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It’s not an exaggeration to say that your credit score is probably the most important number in your life. This simple three-digit number, and raising your credit score, indicates how willing and able financial institutions are to loan you money. This number is calculated based on how likely you are to repay when you borrow money online. A credit score generally ranges from 350 to 850. The higher your credit score and therefore the stronger your credit history, the more likely you’ll get a loan.

If your credit score is lower than you want it to be then there are steps that you can take to increase it until you get over 800 diligently. A credit score of 800 is considered excellent. Based on data from 2034 23.3% of Americans had a credit score (FICO score) over 800. This means that over 20% of the US population have few to no blemishes on their credit report.

Key Points

  • If you have low credit, there are ways to build your credit score
  • You can pay off old debts, check for errors, or increase your credit limit
  • A score of 800 is considered to be excellent credit

2023 Credit Score Statistics and Facts

  • In the United States, the average credit score is 716
  • Americans aged 23 to 29 have an average credit score of 660, while individuals between 80 to 89 years old have the highest average credit score at 757
  • According to a separate source, low-income families have a median credit score of 658.
  • Asian Americans have the highest average credit score of any racial group at 745, while Black Americans have the lowest average credit score at 677.
  • A source states that men have a slightly higher credit score than women.
  • Roughly 23.3% of Americans have a credit score ranging from 800 to 850
  • Your payment history comprises 35% of your credit score

Why should I aim for a credit score of 800?

So what exactly are the benefits by having a credit score of 800? Is it really something that I should strive for? Here are a handful of benefits of having a score this high:

You’re more likely to have loans and borrowing approved. Remember that there’s a direct link between your credit score and how creditworthy lending institutions think you are. Paired up with other financial information, the credit score that you have is a big indicator of how risky the lender thinks that you are. The higher the credit score the more likely you’ll be approved.

Chances are you’ll get lower interest rates. Alongside your chances of approval, your credit score also indicates how likely you are to get a low-interest rate on a loan. Having a credit score of over 800 means you’re more likely to qualify for lower interest rates which can save you thousands and thousands of dollars over the long term. This will have an outsized impact on your finances when you look at borrowing loans over a long period of time, for example, when you borrow a mortgage over 30 years or more.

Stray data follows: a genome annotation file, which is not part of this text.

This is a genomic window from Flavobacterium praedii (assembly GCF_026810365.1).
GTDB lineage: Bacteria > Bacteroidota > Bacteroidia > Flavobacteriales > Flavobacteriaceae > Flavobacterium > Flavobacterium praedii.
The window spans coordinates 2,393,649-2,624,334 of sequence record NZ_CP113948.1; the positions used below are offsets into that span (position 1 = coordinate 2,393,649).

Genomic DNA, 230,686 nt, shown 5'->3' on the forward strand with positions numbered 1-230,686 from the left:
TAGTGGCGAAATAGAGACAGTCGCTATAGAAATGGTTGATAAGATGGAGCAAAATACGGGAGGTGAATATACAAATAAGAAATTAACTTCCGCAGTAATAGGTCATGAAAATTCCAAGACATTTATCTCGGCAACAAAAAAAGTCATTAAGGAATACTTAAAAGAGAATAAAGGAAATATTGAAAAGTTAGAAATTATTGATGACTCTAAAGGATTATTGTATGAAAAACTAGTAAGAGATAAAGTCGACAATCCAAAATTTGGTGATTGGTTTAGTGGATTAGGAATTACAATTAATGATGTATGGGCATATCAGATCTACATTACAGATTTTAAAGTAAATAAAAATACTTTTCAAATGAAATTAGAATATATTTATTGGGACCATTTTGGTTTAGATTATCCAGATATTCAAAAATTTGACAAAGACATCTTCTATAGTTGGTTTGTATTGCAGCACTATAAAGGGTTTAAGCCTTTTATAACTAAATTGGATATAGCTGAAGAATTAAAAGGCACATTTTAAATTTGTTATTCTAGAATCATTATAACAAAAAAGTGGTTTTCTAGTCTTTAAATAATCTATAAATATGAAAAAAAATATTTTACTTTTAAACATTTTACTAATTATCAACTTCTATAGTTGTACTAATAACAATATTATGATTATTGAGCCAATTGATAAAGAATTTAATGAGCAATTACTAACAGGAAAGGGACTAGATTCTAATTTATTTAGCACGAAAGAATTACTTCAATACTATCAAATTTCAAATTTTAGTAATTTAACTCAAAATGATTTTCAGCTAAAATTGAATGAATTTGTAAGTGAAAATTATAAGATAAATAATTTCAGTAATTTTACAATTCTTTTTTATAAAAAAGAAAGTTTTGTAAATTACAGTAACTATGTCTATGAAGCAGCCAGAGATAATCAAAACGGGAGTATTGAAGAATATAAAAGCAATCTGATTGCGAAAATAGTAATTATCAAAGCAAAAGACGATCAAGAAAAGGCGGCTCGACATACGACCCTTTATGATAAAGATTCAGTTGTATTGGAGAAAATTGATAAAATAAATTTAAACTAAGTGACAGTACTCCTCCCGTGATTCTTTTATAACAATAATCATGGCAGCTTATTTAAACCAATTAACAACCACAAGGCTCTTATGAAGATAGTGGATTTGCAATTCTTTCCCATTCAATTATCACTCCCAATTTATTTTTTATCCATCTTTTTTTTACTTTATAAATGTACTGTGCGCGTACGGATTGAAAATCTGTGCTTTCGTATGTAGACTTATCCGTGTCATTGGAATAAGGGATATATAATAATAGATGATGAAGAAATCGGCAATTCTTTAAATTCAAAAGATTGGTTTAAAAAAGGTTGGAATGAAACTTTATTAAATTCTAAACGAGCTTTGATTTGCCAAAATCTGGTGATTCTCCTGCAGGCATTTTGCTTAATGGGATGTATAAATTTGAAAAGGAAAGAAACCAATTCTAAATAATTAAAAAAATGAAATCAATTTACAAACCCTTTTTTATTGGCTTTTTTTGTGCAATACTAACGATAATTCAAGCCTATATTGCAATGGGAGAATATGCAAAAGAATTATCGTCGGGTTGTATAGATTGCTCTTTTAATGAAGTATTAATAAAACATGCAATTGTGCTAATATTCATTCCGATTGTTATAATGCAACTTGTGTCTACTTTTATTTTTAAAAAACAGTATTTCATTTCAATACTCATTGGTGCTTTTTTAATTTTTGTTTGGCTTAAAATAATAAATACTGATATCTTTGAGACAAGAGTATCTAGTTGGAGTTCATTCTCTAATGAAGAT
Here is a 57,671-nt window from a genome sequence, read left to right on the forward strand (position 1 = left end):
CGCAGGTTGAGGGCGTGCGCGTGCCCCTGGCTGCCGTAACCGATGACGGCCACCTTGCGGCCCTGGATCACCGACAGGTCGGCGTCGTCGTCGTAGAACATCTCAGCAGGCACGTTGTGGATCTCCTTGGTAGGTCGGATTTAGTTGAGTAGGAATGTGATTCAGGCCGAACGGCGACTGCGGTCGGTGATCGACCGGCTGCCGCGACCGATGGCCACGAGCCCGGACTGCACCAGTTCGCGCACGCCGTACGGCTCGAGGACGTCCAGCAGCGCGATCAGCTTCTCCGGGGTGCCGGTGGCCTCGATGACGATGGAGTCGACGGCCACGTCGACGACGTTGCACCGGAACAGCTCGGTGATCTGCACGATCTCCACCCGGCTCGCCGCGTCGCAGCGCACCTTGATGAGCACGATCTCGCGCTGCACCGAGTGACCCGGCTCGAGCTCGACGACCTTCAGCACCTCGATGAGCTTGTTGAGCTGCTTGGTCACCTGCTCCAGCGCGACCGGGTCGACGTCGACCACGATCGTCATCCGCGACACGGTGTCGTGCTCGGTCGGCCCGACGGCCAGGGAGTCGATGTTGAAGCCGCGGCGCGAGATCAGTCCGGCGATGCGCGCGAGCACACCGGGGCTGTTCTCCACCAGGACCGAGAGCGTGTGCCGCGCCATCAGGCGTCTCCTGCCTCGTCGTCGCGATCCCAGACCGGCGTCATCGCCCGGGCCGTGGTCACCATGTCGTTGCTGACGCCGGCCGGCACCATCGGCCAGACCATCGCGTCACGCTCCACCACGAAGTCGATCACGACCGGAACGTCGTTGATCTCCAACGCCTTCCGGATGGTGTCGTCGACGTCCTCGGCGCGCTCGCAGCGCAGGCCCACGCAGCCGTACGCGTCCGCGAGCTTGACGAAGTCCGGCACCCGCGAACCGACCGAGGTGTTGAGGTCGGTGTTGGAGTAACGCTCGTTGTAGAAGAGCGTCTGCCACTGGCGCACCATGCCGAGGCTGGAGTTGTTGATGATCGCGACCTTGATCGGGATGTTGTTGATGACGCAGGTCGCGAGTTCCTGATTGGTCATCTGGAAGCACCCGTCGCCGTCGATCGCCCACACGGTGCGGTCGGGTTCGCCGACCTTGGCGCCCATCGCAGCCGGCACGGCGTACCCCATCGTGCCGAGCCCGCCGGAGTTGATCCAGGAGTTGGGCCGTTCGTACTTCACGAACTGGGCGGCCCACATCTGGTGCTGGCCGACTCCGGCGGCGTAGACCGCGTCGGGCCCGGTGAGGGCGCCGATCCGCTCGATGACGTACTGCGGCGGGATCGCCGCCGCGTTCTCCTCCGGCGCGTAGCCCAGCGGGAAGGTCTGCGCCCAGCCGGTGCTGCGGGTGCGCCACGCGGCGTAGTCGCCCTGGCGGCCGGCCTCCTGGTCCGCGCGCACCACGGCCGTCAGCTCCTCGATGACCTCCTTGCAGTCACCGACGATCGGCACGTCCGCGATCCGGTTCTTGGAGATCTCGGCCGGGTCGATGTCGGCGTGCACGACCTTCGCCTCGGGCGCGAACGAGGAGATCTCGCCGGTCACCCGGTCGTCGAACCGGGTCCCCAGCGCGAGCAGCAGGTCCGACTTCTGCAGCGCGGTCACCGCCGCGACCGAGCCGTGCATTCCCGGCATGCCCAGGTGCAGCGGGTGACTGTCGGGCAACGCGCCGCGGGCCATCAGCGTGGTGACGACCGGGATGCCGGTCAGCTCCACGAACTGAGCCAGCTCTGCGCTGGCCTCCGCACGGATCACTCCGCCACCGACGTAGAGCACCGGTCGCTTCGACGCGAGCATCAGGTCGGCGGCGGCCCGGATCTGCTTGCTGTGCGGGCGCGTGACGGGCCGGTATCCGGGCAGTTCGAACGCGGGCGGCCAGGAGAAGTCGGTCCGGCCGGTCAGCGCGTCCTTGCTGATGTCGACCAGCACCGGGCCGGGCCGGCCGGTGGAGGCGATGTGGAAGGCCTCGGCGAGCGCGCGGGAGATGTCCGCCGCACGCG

You’ll get better offers on credit cards and pay lower interest rates. It doesn’t matter what your credit score is, if you pay off your account balance in full every month you can avoid paying credit card interest. When you first apply for a credit card if you have a credit score of over 800 you could be eligible for cards that have a 0% promotional rate to help get you started. If you do have one of these credit cards in your pocket you’ll have the option to pay off your credit card balance over time and carry it forward and at the same time avoid high-interest rates on the balance.



Building your credit score will increase your chances of successful loan or credit applications.


How do I build a credit score of 800?

Always remember that financial institutions look at your credit score as to how trustworthy you are and how likely you are to repay your balance on time and in full. There are many ways to build a credit score of 800. Quick wins do exist but it’s most likely a multi-year process to build up trust in the eyes of banks. There are a number of things you can do that can help build your credit score:


Completely pay off the balances on your credit cards

Having a large amount of revolving debt can negatively impact your credit score. If you can pay off the full balance of your credit card each month you should aim to do this. Paying off your balance in full will keep your credit utilization rate low – always a good thing in the eyes of the bank or credit union.